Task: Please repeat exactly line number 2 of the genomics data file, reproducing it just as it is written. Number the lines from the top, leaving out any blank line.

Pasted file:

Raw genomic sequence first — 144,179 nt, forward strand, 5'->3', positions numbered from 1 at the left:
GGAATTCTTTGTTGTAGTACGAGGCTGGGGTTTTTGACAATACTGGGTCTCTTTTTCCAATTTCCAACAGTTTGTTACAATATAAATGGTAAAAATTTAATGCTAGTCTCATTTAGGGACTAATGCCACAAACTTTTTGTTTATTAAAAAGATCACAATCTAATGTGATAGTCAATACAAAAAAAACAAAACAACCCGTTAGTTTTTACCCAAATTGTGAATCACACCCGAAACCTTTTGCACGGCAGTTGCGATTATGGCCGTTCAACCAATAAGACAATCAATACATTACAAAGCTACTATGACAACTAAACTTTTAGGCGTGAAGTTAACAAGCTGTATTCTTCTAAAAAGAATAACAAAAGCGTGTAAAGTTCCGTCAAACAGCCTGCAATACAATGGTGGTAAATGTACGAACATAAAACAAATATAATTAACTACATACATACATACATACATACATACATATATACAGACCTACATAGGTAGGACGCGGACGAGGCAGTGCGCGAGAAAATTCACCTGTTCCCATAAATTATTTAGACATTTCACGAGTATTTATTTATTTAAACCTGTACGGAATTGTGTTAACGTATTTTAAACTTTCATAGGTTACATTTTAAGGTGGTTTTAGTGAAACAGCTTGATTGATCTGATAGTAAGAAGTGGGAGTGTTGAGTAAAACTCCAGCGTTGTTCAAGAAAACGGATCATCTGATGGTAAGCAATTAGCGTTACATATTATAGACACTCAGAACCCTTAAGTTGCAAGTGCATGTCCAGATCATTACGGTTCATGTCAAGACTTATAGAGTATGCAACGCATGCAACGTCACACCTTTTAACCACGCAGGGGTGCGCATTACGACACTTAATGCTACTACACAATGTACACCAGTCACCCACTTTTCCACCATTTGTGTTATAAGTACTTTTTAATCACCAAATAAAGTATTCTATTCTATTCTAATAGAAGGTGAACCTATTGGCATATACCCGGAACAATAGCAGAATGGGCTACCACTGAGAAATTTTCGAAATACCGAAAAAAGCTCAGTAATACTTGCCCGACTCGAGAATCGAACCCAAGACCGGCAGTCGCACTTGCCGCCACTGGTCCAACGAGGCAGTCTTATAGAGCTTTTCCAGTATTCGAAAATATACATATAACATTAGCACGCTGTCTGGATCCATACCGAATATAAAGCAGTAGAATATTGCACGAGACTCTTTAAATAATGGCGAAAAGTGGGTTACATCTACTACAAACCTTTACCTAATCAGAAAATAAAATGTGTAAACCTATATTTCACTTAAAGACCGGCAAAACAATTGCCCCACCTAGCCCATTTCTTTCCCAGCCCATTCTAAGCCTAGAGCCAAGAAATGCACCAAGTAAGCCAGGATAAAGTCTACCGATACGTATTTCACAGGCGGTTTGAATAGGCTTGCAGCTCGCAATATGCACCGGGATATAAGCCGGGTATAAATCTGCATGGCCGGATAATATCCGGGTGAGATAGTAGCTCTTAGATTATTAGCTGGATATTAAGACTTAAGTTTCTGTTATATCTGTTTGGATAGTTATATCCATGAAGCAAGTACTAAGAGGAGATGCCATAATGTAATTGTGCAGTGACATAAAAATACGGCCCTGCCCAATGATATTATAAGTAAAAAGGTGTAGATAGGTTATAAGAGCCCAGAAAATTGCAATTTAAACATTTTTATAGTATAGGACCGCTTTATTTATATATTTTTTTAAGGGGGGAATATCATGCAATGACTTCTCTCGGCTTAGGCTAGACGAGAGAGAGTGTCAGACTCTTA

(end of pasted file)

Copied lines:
GGAATTCTTTGTTGTAGTACGAGGCTGGGGTTTTTGACAATACTGGGTCTCTTTTTCCAATTTCCAACAGTTTGTTACAATATAAATGGTAAAAATTTAATGCTAGTCTCATTTAGGGACTAATGCCACAAACTTTTTGTTTATTAAAAAGATCACAATCTAATGTGATAGTCAATACAAAAAAAACAAAACAACCCGTTAGTTTTTACCCAAATTGTGAATCACACCCGAAACCTTTTGCACGGCAGTTGCGATTATGGCCGTTCAACCAATAAGACAATCAATACATTACAAAGCTACTATGACAACTAAACTTTTAGGCGTGAAGTTAACAAGCTGTATTCTTCTAAAAAGAATAACAAAAGCGTGTAAAGTTCCGTCAAACAGCCTGCAATACAATGGTGGTAAATGTACGAACATAAAACAAATATAATTAACTACATACATACATACATACATACATACATATATACAGACCTACATAGGTAGGACGCGGACGAGGCAGTGCGCGAGAAAATTCACCTGTTCCCATAAATTATTTAGACATTTCACGAGTATTTATTTATTTAAACCTGTACGGAATTGTGTTAACGTATTTTAAACTTTCATAGGTTACATTTTAAGGTGGTTTTAGTGAAACAGCTTGATTGATCTGATAGTAAGAAGTGGGAGTGTTGAGTAAAACTCCAGCGTTGTTCAAGAAAACGGATCATCTGATGGTAAGCAATTAGCGTTACATATTATAGACACTCAGAACCCTTAAGTTGCAAGTGCATGTCCAGATCATTACGGTTCATGTCAAGACTTATAGAGTATGCAACGCATGCAACGTCACACCTTTTAACCACGCAGGGGTGCGCATTACGACACTTAATGCTACTACACAATGTACACCAGTCACCCACTTTTCCACCATTTGTGTTATAAGTACTTTTTAATCACCAAATAAAGTATTCTATTCTATTCTAATAGAAGGTGAACCTATTGGCATATACCCGGAACAATAGCAGAATGGGCTACCACTGAGAAATTTTCGAAATACCGAAAAAAGCTCAGTAATACTTGCCCGACTCGAGAATCGAACCCAAGACCGGCAGTCGCACTTGCCGCCACTGGTCCAACGAGGCAGTCTTATAGAGCTTTTCCAGTATTCGAAAATATACATATAACATTAGCACGCTGTCTGGATCCATACCGAATATAAAGCAGTAGAATATTGCACGAGACTCTTTAAATAATGGCGAAAAGTGGGTTACATCTACTACAAACCTTTACCTAATCAGAAAATAAAATGTGTAAACCTATATTTCACTTAAAGACCGGCAAAACAATTGCCCCACCTAGCCCATTTCTTTCCCAGCCCATTCTAAGCCTAGAGCCAAGAAATGCACCAAGTAAGCCAGGATAAAGTCTACCGATACGTATTTCACAGGCGGTTTGAATAGGCTTGCAGCTCGCAATATGCACCGGGATATAAGCCGGGTATAAATCTGCATGGCCGGATAATATCCGGGTGAGATAGTAGCTCTTAGATTATTAGCTGGATATTAAGACTTAAGTTTCTGTTATATCTGTTTGGATAGTTATATCCATGAAGCAAGTACTAAGAGGAGATGCCATAATGTAATTGTGCAGTGACATAAAAATACGGCCCTGCCCAATGATATTATAAGTAAAAAGGTGTAGATAGGTTATAAGAGCCCAGAAAATTGCAATTTAAACATTTTTATAGTATAGGACCGCTTTATTTATATATTTTTTTAAGGGGGGAATATCATGCAATGACTTCTCTCGGCTTAGGCTAGACGAGAGAGAGTGTCAGACTCTTA